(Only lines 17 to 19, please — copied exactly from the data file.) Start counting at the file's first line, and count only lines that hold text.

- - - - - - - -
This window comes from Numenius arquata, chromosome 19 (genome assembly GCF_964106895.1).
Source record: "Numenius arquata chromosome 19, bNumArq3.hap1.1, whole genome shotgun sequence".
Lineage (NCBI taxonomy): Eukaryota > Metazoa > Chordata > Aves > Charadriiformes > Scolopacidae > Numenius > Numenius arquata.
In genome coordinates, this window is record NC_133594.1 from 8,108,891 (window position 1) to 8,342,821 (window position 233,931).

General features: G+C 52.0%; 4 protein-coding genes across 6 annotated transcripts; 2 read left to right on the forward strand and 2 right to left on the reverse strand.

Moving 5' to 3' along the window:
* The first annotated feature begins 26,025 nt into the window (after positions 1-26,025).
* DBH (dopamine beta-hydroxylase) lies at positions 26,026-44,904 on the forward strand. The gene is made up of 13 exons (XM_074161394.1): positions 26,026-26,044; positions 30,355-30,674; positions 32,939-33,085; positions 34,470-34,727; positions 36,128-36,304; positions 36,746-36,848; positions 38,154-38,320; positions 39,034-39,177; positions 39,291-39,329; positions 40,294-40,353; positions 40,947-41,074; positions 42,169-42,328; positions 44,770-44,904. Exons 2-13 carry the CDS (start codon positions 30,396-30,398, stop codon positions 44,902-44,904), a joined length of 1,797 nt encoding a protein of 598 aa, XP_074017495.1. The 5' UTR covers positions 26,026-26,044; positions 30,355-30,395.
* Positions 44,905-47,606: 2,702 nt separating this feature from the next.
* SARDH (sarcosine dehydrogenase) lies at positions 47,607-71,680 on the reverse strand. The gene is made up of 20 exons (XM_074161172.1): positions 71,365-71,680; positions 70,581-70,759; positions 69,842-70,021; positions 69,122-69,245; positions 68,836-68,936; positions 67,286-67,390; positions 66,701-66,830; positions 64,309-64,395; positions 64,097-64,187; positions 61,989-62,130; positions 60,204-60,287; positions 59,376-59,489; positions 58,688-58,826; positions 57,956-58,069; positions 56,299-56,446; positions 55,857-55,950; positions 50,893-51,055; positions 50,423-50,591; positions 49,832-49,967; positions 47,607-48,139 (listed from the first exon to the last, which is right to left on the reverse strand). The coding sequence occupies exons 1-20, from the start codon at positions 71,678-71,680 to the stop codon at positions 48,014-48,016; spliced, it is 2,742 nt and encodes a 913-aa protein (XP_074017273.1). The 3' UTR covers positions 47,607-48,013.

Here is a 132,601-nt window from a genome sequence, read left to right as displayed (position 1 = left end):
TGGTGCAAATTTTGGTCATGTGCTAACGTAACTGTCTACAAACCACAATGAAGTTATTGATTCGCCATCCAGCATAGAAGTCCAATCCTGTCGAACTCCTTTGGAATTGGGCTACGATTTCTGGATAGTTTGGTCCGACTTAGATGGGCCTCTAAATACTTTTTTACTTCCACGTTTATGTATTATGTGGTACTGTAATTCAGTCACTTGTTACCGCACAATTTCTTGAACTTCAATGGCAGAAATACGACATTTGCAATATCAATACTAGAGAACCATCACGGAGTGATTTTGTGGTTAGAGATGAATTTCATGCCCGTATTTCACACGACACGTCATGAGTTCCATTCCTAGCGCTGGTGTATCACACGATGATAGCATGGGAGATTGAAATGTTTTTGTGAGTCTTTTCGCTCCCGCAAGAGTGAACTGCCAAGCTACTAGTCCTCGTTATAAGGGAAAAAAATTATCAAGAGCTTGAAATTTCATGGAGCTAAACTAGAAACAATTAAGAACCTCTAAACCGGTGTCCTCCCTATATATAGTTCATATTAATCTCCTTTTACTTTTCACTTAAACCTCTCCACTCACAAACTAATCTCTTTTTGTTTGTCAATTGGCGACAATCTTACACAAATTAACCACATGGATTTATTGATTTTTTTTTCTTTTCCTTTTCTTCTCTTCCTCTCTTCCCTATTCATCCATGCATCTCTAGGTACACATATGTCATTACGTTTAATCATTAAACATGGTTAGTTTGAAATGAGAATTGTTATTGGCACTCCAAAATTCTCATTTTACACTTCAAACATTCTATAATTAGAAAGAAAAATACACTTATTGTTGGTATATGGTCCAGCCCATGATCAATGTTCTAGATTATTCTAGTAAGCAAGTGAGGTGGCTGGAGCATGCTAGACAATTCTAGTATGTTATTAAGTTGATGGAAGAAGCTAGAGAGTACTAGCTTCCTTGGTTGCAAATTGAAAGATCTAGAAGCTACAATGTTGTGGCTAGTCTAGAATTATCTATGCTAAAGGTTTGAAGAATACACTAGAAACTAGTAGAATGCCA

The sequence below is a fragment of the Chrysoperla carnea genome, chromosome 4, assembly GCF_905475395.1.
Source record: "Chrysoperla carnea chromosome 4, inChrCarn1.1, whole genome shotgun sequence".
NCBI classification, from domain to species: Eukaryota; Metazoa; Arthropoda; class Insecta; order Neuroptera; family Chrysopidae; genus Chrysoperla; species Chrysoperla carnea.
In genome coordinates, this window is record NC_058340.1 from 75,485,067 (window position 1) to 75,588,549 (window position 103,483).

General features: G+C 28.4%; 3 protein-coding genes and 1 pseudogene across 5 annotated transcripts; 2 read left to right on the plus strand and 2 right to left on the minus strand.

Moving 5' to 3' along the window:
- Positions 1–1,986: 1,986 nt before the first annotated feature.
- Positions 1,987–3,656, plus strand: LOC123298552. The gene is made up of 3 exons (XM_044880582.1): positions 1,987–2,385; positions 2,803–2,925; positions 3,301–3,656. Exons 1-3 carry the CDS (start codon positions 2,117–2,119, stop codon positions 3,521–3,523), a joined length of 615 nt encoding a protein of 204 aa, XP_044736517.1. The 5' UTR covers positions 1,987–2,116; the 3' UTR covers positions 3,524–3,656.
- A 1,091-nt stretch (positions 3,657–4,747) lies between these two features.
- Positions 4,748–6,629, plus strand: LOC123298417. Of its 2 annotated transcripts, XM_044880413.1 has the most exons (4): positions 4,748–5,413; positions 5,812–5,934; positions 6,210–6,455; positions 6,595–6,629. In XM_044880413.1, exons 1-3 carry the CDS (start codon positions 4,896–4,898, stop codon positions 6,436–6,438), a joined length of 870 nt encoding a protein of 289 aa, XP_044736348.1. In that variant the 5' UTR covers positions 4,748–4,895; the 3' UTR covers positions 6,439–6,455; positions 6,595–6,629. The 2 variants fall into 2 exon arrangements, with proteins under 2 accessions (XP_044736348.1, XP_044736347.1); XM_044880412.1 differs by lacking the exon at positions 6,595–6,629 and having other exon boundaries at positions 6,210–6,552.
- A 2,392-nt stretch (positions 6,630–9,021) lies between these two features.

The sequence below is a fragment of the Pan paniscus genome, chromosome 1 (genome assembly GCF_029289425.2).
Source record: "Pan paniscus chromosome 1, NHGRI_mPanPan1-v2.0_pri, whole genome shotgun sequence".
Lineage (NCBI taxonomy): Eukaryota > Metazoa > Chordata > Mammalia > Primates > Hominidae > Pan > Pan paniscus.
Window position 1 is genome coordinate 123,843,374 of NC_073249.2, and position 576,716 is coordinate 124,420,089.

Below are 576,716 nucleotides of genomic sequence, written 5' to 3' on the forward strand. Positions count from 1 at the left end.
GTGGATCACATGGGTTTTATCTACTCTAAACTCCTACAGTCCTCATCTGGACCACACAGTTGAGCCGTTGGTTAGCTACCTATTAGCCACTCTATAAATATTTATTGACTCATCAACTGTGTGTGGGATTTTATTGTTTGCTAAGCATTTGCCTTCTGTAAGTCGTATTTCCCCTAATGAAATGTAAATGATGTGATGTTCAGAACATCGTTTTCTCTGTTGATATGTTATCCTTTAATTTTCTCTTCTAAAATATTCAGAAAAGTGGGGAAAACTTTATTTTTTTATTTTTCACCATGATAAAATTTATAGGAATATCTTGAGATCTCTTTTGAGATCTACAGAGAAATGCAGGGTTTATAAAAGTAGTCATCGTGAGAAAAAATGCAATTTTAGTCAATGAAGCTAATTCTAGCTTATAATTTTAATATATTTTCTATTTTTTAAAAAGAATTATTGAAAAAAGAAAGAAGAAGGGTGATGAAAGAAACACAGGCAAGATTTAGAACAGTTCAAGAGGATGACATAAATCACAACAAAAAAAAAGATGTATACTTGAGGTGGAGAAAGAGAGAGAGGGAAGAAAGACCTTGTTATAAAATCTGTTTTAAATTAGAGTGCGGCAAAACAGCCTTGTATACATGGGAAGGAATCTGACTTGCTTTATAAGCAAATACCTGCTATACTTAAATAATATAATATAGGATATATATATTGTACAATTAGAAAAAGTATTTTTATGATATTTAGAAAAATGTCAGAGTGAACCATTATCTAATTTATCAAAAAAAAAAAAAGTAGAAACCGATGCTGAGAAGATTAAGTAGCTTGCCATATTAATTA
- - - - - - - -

General features: G+C 28.4%; 3 protein-coding genes and 1 pseudogene across 5 annotated transcripts; 2 read left to right on the plus strand and 2 right to left on the minus strand.

Moving 5' to 3' along the window:
- Positions 1–1,986: 1,986 nt before the first annotated feature.